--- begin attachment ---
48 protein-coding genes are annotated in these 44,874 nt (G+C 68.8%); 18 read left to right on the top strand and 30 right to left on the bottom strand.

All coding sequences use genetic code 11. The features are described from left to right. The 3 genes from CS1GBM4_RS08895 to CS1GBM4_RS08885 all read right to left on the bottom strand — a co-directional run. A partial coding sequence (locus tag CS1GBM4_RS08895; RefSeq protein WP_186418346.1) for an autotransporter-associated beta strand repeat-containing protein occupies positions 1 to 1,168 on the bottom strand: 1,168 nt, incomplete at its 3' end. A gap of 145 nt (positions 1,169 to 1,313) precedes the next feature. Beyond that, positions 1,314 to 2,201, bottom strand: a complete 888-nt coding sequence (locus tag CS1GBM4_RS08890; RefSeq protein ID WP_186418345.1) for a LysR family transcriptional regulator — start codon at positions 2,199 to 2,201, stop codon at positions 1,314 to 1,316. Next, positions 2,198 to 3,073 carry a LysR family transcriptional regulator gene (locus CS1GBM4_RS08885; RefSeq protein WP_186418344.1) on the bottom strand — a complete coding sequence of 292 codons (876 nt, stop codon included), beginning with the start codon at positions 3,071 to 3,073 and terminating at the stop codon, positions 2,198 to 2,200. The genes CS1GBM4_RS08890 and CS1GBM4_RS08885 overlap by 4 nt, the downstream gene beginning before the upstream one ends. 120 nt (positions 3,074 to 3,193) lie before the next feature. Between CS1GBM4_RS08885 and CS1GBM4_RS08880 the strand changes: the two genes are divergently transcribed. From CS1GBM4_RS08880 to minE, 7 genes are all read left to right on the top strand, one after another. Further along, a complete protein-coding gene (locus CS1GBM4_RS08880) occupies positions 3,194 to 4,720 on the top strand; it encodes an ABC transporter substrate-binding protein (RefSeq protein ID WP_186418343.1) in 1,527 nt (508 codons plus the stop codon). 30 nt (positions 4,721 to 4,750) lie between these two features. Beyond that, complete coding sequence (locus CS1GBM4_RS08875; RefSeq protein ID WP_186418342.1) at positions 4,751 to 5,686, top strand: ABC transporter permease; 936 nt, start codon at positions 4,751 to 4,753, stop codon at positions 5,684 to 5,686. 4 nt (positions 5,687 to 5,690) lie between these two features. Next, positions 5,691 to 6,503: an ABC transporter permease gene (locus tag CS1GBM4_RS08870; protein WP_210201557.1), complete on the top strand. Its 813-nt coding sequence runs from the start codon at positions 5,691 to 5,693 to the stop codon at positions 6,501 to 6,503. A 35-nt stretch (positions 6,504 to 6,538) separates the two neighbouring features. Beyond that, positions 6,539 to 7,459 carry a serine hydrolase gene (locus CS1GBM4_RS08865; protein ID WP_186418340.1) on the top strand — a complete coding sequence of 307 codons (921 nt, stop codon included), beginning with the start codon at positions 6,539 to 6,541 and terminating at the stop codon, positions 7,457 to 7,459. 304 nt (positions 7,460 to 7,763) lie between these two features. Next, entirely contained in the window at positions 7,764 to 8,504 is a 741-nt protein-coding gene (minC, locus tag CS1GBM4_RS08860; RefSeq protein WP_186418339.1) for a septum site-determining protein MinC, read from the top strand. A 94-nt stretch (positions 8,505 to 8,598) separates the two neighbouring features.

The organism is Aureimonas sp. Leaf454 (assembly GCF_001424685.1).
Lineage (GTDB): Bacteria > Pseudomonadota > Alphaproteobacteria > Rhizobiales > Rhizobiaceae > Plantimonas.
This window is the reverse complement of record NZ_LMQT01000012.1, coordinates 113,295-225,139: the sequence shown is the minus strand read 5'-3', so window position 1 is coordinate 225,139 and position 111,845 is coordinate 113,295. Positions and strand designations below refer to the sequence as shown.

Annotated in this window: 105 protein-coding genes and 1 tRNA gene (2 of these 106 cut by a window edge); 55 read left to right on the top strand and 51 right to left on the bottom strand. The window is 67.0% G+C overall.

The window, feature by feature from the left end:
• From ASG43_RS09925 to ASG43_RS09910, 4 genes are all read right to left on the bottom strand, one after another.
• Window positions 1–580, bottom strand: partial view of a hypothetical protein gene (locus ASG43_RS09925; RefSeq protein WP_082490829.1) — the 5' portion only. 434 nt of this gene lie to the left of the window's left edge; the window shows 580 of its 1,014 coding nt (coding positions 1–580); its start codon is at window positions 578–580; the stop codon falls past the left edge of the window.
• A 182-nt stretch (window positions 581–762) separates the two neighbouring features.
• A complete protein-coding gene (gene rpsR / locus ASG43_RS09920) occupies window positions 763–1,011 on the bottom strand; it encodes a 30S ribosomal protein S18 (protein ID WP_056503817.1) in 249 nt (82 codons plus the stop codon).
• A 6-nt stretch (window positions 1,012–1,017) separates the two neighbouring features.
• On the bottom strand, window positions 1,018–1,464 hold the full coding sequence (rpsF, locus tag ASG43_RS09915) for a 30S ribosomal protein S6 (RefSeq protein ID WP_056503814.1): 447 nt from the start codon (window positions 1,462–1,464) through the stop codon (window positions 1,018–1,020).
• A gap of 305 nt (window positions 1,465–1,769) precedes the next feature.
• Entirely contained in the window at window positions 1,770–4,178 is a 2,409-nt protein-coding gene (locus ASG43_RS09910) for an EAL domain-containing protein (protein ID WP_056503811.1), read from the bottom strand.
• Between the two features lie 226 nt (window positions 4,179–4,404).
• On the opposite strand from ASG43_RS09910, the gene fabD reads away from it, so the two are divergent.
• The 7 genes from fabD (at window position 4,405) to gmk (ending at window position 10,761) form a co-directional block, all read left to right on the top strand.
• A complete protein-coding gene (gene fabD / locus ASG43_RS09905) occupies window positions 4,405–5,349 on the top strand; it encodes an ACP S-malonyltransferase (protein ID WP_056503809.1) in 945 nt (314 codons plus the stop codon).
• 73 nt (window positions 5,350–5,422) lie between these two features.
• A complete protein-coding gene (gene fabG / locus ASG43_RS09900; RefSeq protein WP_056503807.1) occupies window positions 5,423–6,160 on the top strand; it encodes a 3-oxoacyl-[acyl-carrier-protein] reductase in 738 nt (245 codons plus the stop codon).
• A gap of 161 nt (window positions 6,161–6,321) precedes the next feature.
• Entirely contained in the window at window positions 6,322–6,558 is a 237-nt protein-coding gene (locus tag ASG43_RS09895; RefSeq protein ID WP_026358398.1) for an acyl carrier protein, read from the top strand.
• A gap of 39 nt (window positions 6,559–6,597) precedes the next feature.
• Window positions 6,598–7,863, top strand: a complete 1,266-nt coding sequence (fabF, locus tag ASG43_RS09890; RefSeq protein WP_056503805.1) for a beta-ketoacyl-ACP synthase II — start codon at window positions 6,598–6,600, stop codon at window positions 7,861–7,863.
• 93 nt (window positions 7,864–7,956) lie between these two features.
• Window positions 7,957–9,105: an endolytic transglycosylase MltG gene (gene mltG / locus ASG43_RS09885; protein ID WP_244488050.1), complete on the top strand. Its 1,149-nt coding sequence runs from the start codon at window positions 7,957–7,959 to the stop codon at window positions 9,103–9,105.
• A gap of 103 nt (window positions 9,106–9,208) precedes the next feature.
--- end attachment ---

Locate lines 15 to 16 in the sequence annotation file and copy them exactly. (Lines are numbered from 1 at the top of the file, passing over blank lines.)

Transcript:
• Entirely contained in the window at window positions 1,770–4,178 is a 2,409-nt protein-coding gene (locus ASG43_RS09910) for an EAL domain-containing protein (protein ID WP_056503811.1), read from the bottom strand.
• Between the two features lie 226 nt (window positions 4,179–4,404).